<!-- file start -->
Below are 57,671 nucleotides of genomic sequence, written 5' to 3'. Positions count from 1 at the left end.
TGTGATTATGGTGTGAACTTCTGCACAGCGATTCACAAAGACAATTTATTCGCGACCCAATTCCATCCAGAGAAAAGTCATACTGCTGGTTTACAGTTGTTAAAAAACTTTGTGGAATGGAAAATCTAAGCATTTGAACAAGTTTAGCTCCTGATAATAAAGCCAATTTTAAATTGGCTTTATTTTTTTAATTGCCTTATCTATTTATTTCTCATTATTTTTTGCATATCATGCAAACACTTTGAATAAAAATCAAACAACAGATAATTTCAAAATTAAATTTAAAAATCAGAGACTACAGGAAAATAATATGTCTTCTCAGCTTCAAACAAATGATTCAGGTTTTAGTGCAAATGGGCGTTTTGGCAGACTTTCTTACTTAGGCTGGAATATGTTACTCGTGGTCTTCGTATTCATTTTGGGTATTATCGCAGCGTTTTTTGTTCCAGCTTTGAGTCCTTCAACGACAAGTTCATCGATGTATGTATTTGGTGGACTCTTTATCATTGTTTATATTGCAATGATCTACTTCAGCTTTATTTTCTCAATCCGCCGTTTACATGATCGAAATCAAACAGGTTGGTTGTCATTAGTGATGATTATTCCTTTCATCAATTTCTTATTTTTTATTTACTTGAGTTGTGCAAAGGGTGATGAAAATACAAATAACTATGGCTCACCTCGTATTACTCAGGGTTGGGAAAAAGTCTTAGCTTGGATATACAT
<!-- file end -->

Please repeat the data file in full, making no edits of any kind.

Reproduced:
Below are 57,671 nucleotides of genomic sequence, written 5' to 3'. Positions count from 1 at the left end.
TGTGATTATGGTGTGAACTTCTGCACAGCGATTCACAAAGACAATTTATTCGCGACCCAATTCCATCCAGAGAAAAGTCATACTGCTGGTTTACAGTTGTTAAAAAACTTTGTGGAATGGAAAATCTAAGCATTTGAACAAGTTTAGCTCCTGATAATAAAGCCAATTTTAAATTGGCTTTATTTTTTTAATTGCCTTATCTATTTATTTCTCATTATTTTTTGCATATCATGCAAACACTTTGAATAAAAATCAAACAACAGATAATTTCAAAATTAAATTTAAAAATCAGAGACTACAGGAAAATAATATGTCTTCTCAGCTTCAAACAAATGATTCAGGTTTTAGTGCAAATGGGCGTTTTGGCAGACTTTCTTACTTAGGCTGGAATATGTTACTCGTGGTCTTCGTATTCATTTTGGGTATTATCGCAGCGTTTTTTGTTCCAGCTTTGAGTCCTTCAACGACAAGTTCATCGATGTATGTATTTGGTGGACTCTTTATCATTGTTTATATTGCAATGATCTACTTCAGCTTTATTTTCTCAATCCGCCGTTTACATGATCGAAATCAAACAGGTTGGTTGTCATTAGTGATGATTATTCCTTTCATCAATTTCTTATTTTTTATTTACTTGAGTTGTGCAAAGGGTGATGAAAATACAAATAACTATGGCTCACCTCGTATTACTCAGGGTTGGGAAAAAGTCTTAGCTTGGATATACAT